And it goes all the way over to Syria, whichever direction Syria is in, to the school we have supported whose children have given us those pictures in the foyer, and then all the way over to South Africa and the students we have supported there, and parts of Northern Africa, and then all the way down to the Dominican Republic and Puerto Rico where we have done ministry. And you picture this as your table, and you start to get a glimpse and image of the breadth and scope of that banquet to which Jesus has invited us to sit together every single week, and every single day of ur life.

And you get a sense of who’s here. And of course, you ask yourself – well who’s not here? Who’s not at the table? And why not?  And you start to feel like if someone is not at the table, then we should invite them, which is at the heart of what Jesus is talking about today.

This man, this leader of the Pharisees who invited Jesus, was content with his table. He’s invited Jesus over to dinner at his home. And I imagine he was excited to have Jesus say yes, because it’s Jesus, and Jesus is great. So the man gets home and he calls to his wife and says: Hey honey, guess who I invited to have dinner with us on the Sabbath. It’s Jesus, the carpenter, the one who everyone is talking about, with the following and the crowds. And his spouse says, that’s great, I’m sure it will be a wonderful time.

And so here is Jesus in his home, which is pretty amazing. And on the one hand you’ve got Jesus in your home, which is amazing. But then on the other, once you’ve sat down to eat, you realize that you’ve got Jesus. And Jesus has a lot to say. And he’s pretty insightful about things, and he has lots to say about your life. And he can be challenging.  So lesson one, be careful whenever you invite Jesus, because once you invite him, he will challenge you.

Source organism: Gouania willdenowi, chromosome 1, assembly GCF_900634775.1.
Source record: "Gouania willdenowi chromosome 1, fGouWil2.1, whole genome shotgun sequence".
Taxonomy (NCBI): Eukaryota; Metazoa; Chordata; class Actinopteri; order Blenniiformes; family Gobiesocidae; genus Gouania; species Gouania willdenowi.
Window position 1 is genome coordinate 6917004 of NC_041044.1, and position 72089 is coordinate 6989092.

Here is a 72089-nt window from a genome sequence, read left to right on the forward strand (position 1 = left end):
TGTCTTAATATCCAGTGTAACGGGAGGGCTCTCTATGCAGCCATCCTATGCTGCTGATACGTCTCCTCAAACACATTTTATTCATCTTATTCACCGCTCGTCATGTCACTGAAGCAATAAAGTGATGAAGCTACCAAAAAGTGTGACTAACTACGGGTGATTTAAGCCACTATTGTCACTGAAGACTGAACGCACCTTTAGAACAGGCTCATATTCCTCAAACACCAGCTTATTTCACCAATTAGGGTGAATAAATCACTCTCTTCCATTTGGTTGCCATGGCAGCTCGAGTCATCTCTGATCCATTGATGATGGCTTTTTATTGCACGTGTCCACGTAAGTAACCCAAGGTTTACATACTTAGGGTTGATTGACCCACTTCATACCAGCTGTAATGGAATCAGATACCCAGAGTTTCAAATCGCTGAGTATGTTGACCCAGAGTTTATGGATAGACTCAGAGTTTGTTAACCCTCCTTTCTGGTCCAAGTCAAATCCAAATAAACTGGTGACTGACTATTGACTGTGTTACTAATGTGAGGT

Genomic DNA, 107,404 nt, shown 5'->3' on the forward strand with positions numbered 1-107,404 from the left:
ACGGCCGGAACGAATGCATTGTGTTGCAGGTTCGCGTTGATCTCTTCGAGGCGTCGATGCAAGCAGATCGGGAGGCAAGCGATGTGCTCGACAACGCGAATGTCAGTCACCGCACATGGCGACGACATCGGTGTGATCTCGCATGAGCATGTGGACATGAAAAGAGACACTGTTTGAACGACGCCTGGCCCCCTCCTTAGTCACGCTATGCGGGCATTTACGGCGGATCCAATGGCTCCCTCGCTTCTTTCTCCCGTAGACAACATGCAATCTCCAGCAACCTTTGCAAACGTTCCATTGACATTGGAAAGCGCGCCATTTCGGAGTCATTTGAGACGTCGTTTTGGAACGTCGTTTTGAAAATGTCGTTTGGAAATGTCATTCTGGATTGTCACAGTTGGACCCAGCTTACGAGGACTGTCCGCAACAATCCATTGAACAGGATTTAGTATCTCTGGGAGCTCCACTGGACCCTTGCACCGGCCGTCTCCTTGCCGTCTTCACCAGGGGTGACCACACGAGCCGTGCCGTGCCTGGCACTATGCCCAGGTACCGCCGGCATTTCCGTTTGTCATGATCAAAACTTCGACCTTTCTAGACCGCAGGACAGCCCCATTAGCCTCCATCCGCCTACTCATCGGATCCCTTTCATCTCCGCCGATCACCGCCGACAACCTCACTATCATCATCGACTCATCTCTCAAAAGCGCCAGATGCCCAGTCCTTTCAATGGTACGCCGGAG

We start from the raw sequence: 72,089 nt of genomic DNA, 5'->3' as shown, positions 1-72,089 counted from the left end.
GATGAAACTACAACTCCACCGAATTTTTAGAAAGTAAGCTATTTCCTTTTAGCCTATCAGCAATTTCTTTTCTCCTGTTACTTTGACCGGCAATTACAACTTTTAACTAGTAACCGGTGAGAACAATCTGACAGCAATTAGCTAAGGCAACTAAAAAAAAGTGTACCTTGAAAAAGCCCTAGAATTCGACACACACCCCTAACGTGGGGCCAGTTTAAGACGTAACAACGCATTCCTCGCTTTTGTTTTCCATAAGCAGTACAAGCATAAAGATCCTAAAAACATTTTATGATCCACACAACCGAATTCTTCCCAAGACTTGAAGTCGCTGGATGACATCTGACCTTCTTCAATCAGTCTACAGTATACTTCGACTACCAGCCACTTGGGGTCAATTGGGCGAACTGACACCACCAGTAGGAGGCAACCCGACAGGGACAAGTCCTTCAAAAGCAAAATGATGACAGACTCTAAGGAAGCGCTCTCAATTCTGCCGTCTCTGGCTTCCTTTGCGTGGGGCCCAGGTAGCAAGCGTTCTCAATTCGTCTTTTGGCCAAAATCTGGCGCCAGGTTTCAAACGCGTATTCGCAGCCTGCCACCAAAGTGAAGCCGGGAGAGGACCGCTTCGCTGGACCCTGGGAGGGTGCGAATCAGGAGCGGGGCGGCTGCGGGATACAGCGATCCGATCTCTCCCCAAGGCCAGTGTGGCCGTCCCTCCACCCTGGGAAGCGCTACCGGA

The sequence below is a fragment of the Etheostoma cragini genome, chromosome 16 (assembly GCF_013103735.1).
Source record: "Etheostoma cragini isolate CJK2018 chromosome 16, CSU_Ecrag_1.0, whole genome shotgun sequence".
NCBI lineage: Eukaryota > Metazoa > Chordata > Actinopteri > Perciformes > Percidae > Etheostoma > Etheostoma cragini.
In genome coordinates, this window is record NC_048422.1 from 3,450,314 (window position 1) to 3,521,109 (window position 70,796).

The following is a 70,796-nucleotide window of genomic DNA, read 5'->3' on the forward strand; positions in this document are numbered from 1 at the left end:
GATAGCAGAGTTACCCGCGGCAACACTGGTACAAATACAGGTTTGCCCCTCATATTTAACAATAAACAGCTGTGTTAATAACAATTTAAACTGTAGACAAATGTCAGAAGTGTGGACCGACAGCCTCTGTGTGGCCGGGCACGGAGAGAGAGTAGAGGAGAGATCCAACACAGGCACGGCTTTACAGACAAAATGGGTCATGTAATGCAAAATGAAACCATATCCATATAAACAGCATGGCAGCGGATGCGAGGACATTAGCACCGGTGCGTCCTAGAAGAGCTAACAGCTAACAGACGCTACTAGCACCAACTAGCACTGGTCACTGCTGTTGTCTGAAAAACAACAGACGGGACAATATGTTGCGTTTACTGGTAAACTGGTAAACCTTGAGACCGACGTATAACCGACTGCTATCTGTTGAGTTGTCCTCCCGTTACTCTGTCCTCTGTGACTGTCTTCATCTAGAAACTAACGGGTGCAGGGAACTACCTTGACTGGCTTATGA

And so there at the meal, Jesus is watching where everyone sits. And just when it seems like things are going well, he launches into a criticism of the guests for their seating choices, for they all want the seats of honor. When that little four year old boy came in and asked when we would be finished eating in his home, I suddenly felt not so important to be at the place of honor, because I was taking the place of someone else and he actually belonged there.

And not only that, Jesus finishes the dinner conversation criticizing the host for the people he has invited and those he has not. And he tells him: these are the people you should have at your table, the poor, the crippled, the lame, and so on, instead of these your friends and family who are part of your life all the time.

The work the Pharisee had chosen not to do is populating his table with those outside his realm, those outside of his small and safe group. He’s not gone beyond himself. He’s not done what Jesus keeps talking about again and again throughout the Gospels, which is to get us out there seeking the lost and embracing the least in our efforts to bring the love of God to the world in need.